|Bulgarian Grape Harvest|
In the cellar, it quickly becomes about the choices made by the modern winemaker; about their ability to control what nature provides. Do they de-stem the berries or ferment the whole clusters of fruit increasing the measure of air circulation and bitter tannins? Will there be a pre-fermentation 'cold-soak' or cold maceration to soften seed tannins, enhance extraction, color, and aromas?. If so, for how long? Employed mostly on Burgundian varietals, this procedure still has its critics that discount its winemaking virtues. One thing is for certain though, a controlled cold maceration slows down the cellar process, extracts water-soluble pigments, and gives the wine maker more time to control a few variables. Extracting as much flavor or character is paramount, as well as preserving the color and the right balanced levels of the many acids in the young wine. Prior to fermentation, acid and sugars are measured to calculate the character of the finished wine. Fragile white wines ferment just the juice of the berries in cooled temperatures and with very calculated, limited exposure to oxygen to preserve aromatics and freshness. Red wines by comparison are fermented on their skins to extract the character of color and structure, and benefit from oxygen exposure.
|Chardonnay ready to Press|
Yeasts are the catalysts of alcoholic fermentation in the cellar, so a yeast selection that produces greater control of the outcome(cultured) may be beneficial over native(wild) yeasts that live on grape skins, which can produce higher levels of alcohols and acetaldehydes. A cooler fermentation for white wines would follow a press, a juice settling(de'bourbage) and adjustments to acid or sugar(chaptalization) levels. A secondary fermentation may be introduced following primary fermentation here, changing the tart malic acids for the softer lactic acids(malolactic). And then in a series of steps intended to develop complexities and clean-up the new wine, it is racked to remove the dead cells(lees), adjusted, clarified and stabilized prior to its blending and bottling. Some white wines, notably Chardonnay, become rounder, more complex from being fermented in oak barrels rather than the more common stainless steel tank.
A warmer red wine fermentation is engaged prior to pressing the solids, where the hotter temperatures aid extraction of critical wine elements like color and flavor components from the pulp and grape skins. A malolactic or secondary fermentation is introduced to most red wines here to soften its coarse and aggressively tannic nature prior to an extended maceration which can include aerating the wine, and pressing off the juice. A calculated aging schedule in barrels allows for evaporation(concentration) and oxidation of the new red wine, as well as the softening of its course tannins, which pulls suspended particles out of solution and adds the dimension of oak flavors. As with white wines, red wine clarification and stabilization is needed, and can happen before, during or after the aging process. Alternative whole-berry fermentation or Carbonic Maceration is practiced in oxygen-free environments where the freshness of red fruit is to be preserved. Typically lower in alcohol, tannin and pigments, the natural sugars in these grapes are broken down without the intervention of yeasts, resulting in fruitier wines like Beaujolais Nouveau.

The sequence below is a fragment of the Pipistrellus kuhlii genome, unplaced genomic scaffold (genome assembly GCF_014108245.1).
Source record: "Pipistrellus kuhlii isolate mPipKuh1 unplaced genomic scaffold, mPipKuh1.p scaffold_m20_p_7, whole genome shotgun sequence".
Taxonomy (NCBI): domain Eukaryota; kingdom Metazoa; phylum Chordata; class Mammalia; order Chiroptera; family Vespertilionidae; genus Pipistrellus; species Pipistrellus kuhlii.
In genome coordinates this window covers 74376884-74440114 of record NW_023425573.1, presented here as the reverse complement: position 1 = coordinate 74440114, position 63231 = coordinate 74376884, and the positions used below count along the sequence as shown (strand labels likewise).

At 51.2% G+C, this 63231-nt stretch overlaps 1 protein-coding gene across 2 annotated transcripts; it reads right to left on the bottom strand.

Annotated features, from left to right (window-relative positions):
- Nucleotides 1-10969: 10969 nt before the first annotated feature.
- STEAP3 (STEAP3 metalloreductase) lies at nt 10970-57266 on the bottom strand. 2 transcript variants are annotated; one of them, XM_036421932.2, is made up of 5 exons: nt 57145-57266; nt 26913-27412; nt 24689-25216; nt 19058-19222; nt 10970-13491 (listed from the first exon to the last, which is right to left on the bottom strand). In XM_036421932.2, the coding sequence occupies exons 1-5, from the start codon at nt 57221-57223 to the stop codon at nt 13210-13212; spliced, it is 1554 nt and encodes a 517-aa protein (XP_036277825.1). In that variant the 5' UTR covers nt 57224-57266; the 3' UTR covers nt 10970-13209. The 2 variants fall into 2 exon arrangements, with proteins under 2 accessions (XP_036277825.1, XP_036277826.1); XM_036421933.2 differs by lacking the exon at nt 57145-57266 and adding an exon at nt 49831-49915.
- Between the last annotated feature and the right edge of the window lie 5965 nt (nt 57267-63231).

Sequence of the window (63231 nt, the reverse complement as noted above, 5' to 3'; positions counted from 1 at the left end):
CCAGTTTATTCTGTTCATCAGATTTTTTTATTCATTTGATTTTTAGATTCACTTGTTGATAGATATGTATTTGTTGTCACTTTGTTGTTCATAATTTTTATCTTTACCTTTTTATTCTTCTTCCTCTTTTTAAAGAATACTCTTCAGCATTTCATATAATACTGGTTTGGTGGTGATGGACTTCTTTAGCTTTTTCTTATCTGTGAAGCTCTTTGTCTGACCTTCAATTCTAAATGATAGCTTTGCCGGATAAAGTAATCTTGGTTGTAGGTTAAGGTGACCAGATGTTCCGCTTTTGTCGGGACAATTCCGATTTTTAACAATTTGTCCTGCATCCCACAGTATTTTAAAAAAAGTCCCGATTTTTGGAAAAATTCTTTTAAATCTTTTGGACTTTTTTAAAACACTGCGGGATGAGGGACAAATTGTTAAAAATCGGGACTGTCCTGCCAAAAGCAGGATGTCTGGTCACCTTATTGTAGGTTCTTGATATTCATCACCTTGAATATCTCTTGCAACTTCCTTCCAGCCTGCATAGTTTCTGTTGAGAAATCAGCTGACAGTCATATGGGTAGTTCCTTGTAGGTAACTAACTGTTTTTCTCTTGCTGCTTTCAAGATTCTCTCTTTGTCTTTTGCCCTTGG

|Carbonic Maceration Tanks|
Along the way, the winemaker uses a number of steps to control variables, such as sulfur adjustments to control yeast action, eliminate spoilage or browning. The new wine can be further processed by using techniques like heat or cold stabilization to remove unwanted proteins or to remove tartaric acid crystals respectively. Fining agents which bond to suspended particles, and micro-filtering give winemakers yet another way to clean-up and control the many variables in the winemaking process. It is all about timing and calculated choices in a series of time-tested steps that preserve the integrity of the vineyard fruit prior to bottling for every winemaker.
|Aeration of the wine 'cap'|
As you expect, many variations exist within the process. Arresting the fermentation prior to all the sugars fermenting will create a sweet wine. If achieved by the addition of alcohol, you have a fortified wine(VDN). Should the winemaker capture the escaping gas(CO2), either in the bottle or a tank, a sparkling wine is the result. Exposing an aging wine to air can create a slowly oxidized wine(Sherry), or heating the finished, fortified wine to create something unique, like a Madeira. Making fine wine is not really a simple process. It is the wonderful marriage of science and art, that advanced dramatically thru the development of the agricultural sciences in the last half of the 19th century. Controlling what nature provides allows the modern winemaker to determine when the best grapes of each harvest become the best wine he can create.
|Unclassified Pomerol Cru Merlot|
Only then is it wine!